It’s a country packed full of, well… everything. People, mostly. But also sensations: sights, sounds, aromas, and flavors.
If you’ve been, you know what I mean. If you haven’t: imagine all your senses being overwhelmed simultaneously by an onslaught of stimulation from every angle. There’s so much to see, so many things happening at once. Did I mention the smell?
See, there’s two types of people in the world: Munich people and Mumbai people. The former likes things neat, tidy, orderly, predictable. And that’s fine. I suspect, at heart, that I’m one of them.
But then there are the others. As Kerouac put it: “the mad ones, the ones who are mad to live, mad to talk, mad to be saved, desirous of everything at the same time, the ones who never yawn or say a commonplace thing, but burn, burn, burn like fabulous yellow roman candles exploding like spiders across the stars and in the middle you see the blue centerlight pop and everybody goes ‘Awww!’” For people of this persuasion, India is like Hemingway’s Paris; it stays with them and nourishes them forever.
That is my preamble to this remarkable whisky, which manages to channel the manic, multifaceted, enveloping, evolving aspects of the subcontinent. More on that in a moment.
Amrut has met with mixed success here at MALT. Adam lavished praise on the Spectrum 004 and Mark seemed charmed by the Fusion mix of Indian and Scottish barley (refer to that piece for a succinct history of the enterprise). However, Adam also appended a comparatively poor review of the Raj Igala to a rant about terroir. As this is my first exposure to Amrut, I’m hoping for more of the former and less of the latter.
Before considering the whisky, though, let’s consider the source.
This was bottled by Blackadder, an independent bottler which – remarkably – has yet to garner any coverage here on MALT. Blackadder was started in 1995 by Robin Tucek, co-author of “The Whisky File” and founder of the Master of Malt. The company remains family owned, with Robin’s kids Michael and Hannah helping to run the business.
Blackadder produces whisky under a number of labels, including Black Snake (a vatted single malt) and Red Snake (a single cask single malt). Of most interest to us is the Raw Cask range. These are bottled at cask strength, without added color or chill filtration, and containing cask sediment. The company’s stated goal is to present these whiskies in their natural state, with no loss of texture or flavor. Sounds like my bag, baby.
I reached out to Blackadder to get more details about this cask (particularly age, which would be fascinating to know given the quality of this), but they declined to provide additional information. They did note that this release was very popular and sold out quickly.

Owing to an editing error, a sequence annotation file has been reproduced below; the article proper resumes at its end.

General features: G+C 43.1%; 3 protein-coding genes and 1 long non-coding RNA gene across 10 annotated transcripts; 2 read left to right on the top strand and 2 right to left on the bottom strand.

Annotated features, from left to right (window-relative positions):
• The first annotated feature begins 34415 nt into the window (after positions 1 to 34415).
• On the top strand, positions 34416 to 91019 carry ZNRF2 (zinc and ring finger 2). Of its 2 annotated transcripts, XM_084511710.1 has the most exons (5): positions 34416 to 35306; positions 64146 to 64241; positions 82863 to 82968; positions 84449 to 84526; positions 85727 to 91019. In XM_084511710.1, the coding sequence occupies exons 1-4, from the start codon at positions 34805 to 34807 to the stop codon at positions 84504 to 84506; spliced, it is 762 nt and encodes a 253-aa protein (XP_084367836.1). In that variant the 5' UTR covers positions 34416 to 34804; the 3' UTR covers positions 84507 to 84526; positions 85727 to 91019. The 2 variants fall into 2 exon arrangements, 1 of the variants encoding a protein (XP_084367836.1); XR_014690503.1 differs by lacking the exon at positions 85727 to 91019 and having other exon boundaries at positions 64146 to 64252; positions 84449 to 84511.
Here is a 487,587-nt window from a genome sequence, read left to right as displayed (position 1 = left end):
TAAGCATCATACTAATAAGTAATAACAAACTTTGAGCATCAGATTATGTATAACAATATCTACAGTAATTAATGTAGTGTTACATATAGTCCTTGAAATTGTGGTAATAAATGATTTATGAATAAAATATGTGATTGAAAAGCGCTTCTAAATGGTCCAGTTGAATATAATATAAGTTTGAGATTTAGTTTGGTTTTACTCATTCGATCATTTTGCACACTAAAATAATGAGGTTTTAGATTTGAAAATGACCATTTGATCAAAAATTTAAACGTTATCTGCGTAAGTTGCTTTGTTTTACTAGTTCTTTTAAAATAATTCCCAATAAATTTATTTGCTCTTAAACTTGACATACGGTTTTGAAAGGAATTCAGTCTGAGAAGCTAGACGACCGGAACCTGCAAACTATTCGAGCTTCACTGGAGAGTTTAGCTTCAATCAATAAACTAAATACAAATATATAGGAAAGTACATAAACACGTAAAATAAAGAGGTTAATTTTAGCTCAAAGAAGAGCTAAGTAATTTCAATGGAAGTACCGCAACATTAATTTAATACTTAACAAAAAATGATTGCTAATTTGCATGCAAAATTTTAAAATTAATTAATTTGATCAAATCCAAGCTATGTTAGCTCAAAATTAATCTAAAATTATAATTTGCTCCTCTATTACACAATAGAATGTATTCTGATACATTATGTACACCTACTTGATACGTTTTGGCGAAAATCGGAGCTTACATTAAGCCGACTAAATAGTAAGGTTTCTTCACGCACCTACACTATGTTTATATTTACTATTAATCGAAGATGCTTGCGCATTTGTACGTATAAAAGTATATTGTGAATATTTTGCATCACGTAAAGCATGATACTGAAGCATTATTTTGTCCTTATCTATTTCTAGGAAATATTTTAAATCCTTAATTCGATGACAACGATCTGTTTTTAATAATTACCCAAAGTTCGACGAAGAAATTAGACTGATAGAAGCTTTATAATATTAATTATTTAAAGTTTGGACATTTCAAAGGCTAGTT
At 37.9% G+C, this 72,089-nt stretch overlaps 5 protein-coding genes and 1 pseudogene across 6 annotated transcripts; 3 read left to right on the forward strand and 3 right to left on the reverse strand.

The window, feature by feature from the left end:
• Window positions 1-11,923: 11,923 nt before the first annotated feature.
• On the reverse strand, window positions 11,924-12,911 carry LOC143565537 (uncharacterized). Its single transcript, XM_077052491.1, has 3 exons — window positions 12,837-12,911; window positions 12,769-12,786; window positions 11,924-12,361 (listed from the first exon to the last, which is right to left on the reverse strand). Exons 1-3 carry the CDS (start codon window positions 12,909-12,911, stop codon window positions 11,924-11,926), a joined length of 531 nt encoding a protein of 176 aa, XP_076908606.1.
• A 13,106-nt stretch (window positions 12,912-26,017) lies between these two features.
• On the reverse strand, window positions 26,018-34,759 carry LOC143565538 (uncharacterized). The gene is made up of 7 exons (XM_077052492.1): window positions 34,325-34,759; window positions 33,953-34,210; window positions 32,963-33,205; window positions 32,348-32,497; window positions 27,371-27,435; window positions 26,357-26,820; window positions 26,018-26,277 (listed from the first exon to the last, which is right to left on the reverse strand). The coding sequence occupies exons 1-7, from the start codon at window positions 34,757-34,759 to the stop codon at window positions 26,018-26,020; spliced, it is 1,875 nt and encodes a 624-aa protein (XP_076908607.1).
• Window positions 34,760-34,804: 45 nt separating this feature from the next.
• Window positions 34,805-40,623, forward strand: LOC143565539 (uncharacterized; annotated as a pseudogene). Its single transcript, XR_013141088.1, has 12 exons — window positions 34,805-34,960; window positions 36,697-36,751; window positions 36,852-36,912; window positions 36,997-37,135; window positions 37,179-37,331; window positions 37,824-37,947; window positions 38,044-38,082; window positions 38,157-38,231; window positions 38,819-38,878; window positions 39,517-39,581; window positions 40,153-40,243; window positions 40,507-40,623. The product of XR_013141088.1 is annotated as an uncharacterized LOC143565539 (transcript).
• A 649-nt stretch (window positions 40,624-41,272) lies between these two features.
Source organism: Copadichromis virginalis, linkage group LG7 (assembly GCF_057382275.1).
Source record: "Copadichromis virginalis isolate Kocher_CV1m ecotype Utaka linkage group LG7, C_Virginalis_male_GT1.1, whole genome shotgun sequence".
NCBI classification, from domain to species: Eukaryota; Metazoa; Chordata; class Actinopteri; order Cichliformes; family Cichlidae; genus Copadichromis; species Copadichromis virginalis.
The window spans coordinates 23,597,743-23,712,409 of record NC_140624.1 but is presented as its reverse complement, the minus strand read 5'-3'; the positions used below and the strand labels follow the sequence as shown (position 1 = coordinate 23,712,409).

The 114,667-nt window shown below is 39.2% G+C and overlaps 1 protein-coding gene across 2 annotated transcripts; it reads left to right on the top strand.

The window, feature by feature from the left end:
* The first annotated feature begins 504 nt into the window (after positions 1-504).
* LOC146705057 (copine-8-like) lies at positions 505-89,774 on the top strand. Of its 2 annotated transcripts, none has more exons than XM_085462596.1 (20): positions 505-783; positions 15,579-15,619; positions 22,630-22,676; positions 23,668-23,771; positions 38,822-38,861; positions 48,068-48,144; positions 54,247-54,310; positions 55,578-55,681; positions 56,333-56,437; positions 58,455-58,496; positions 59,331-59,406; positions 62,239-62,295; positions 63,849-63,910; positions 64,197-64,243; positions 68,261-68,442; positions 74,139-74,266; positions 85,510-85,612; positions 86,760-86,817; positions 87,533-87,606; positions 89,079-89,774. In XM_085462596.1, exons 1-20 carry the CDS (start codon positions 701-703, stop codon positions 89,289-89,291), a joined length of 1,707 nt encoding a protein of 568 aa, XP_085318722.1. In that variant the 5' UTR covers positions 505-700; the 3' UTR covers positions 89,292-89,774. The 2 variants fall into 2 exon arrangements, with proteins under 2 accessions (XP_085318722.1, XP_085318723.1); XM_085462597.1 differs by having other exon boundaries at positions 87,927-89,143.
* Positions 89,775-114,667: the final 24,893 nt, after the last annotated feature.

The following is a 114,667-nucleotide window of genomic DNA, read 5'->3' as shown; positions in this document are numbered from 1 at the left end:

Blackadder Raw Cask Amrut – Review
Color: Dirty Dekopon
On the nose: Exotic, almost indescribably so. Underripe bananas, incense, mukhwas. Smoky, meaty note of summer sausage. Some earthily-fruity scents of stewed prunes, a nip of cocoa powder, and the enveloping humid, leafy greenness of the jungle.
In the mouth: Overwhelming and all-encompassing. Smoothly and sweetly creamy to start, perhaps the most obvious influence of the bourbon cask. This perks up with a bit of fenugreek at midpalate, before lapsing into a densely perfumed woodiness and alcoholic burn that coats the mouth entirely. The heat recedes, leaving echoes of the intensely herbal flavors and the bittersweet flavors of cocoa and fresh coffee beans. Lingers on and on for several minutes with persistent re-emergence of bay leaves and curry spice.
I have never smelled or tasted any whisky like this in my life. Like India, it contains multitudes. There’s so many indigenous flavors here, I almost want to take a crash course in Indian cooking so that I might be able to identify more of them.
Those of us venturing into new whisky regions (essentially, anywhere outside of Scotland or Kentucky) hope for an experience like this. Rather than a second-rate Scotch or bourbon copycat, we’re looking for something with unique local character. In that regard, this Amrut exceeds all hopes and expectations. This has expanded my ideas about what whisky can or should taste like. It’s my first bottle of Amrut and certainly won’t be my last.